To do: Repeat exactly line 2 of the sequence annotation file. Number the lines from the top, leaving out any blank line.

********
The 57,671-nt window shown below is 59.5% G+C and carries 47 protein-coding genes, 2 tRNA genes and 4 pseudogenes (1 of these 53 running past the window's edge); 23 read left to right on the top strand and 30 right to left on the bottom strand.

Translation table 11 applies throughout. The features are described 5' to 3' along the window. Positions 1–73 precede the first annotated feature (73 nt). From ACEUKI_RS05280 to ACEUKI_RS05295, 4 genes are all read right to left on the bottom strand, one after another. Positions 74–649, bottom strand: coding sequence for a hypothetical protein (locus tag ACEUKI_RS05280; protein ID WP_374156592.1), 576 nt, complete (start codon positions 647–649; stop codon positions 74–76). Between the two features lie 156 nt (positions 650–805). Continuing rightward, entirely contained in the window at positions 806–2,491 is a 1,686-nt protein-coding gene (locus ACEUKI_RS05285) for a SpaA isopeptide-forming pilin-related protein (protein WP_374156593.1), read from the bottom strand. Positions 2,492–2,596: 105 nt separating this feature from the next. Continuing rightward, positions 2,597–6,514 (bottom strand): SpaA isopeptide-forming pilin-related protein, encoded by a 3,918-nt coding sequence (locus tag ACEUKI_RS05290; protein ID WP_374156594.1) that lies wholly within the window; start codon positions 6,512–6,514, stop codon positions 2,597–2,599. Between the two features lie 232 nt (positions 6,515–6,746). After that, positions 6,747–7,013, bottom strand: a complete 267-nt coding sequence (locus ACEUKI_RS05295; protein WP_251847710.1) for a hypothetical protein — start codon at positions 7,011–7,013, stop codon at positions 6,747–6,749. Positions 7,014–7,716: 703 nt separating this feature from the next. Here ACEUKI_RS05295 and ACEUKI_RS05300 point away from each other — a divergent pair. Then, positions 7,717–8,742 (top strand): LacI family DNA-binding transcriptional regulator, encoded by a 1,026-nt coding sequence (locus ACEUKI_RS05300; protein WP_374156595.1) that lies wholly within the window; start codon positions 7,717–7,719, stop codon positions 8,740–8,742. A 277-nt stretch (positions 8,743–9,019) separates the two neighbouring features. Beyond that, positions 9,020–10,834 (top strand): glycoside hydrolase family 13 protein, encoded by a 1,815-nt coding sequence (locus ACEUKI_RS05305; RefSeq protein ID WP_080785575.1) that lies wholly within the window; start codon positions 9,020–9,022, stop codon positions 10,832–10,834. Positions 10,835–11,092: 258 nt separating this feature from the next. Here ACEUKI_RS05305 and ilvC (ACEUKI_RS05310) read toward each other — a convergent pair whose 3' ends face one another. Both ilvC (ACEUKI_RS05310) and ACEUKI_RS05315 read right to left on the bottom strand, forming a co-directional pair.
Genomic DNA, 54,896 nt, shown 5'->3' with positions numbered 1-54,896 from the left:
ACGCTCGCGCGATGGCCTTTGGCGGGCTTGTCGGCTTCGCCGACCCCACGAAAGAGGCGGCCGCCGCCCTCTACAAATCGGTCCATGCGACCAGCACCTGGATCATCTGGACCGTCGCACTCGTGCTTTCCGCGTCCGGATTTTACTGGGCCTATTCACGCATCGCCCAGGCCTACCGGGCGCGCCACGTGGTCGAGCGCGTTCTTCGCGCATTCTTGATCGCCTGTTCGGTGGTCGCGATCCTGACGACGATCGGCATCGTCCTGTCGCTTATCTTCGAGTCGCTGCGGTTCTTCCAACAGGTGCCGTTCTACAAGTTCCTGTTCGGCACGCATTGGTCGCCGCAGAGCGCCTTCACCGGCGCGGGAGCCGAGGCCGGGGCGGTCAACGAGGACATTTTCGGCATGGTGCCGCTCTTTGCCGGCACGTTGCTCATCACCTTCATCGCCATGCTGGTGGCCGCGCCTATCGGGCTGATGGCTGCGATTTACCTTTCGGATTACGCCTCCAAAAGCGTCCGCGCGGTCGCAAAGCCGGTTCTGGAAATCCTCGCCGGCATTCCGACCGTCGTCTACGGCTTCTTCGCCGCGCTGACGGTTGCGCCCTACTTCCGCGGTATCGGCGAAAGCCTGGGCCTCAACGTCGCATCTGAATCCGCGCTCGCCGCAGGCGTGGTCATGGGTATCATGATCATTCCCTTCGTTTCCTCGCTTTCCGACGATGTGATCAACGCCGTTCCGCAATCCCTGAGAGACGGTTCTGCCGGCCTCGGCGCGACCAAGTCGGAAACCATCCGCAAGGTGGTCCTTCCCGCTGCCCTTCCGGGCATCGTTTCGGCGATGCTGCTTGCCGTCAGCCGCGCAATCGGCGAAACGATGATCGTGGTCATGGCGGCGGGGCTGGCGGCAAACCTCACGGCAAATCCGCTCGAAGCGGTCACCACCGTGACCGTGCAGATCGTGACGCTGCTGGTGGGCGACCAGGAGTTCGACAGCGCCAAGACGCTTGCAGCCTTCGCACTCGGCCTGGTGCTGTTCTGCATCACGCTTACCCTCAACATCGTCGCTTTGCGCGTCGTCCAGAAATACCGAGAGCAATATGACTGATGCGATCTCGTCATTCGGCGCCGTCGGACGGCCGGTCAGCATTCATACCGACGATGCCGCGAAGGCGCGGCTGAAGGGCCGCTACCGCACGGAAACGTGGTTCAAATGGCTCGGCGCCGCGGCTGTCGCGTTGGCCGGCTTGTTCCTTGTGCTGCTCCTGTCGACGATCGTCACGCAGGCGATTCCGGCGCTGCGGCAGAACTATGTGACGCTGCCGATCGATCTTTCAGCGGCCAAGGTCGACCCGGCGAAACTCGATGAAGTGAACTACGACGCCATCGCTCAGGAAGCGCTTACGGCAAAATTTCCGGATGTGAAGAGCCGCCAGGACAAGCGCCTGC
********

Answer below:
Translation table 11 applies throughout. The features are described 5' to 3' along the window. Positions 1–73 precede the first annotated feature (73 nt). From ACEUKI_RS05280 to ACEUKI_RS05295, 4 genes are all read right to left on the bottom strand, one after another. Positions 74–649, bottom strand: coding sequence for a hypothetical protein (locus tag ACEUKI_RS05280; protein ID WP_374156592.1), 576 nt, complete (start codon positions 647–649; stop codon positions 74–76). Between the two features lie 156 nt (positions 650–805). Continuing rightward, entirely contained in the window at positions 806–2,491 is a 1,686-nt protein-coding gene (locus ACEUKI_RS05285) for a SpaA isopeptide-forming pilin-related protein (protein WP_374156593.1), read from the bottom strand. Positions 2,492–2,596: 105 nt separating this feature from the next. Continuing rightward, positions 2,597–6,514 (bottom strand): SpaA isopeptide-forming pilin-related protein, encoded by a 3,918-nt coding sequence (locus tag ACEUKI_RS05290; protein ID WP_374156594.1) that lies wholly within the window; start codon positions 6,512–6,514, stop codon positions 2,597–2,599. Between the two features lie 232 nt (positions 6,515–6,746). After that, positions 6,747–7,013, bottom strand: a complete 267-nt coding sequence (locus ACEUKI_RS05295; protein WP_251847710.1) for a hypothetical protein — start codon at positions 7,011–7,013, stop codon at positions 6,747–6,749. Positions 7,014–7,716: 703 nt separating this feature from the next. Here ACEUKI_RS05295 and ACEUKI_RS05300 point away from each other — a divergent pair. Then, positions 7,717–8,742 (top strand): LacI family DNA-binding transcriptional regulator, encoded by a 1,026-nt coding sequence (locus ACEUKI_RS05300; protein WP_374156595.1) that lies wholly within the window; start codon positions 7,717–7,719, stop codon positions 8,740–8,742. A 277-nt stretch (positions 8,743–9,019) separates the two neighbouring features. Beyond that, positions 9,020–10,834 (top strand): glycoside hydrolase family 13 protein, encoded by a 1,815-nt coding sequence (locus ACEUKI_RS05305; RefSeq protein ID WP_080785575.1) that lies wholly within the window; start codon positions 9,020–9,022, stop codon positions 10,832–10,834. Positions 10,835–11,092: 258 nt separating this feature from the next. Here ACEUKI_RS05305 and ilvC (ACEUKI_RS05310) read toward each other — a convergent pair whose 3' ends face one another. Both ilvC (ACEUKI_RS05310) and ACEUKI_RS05315 read right to left on the bottom strand, forming a co-directional pair.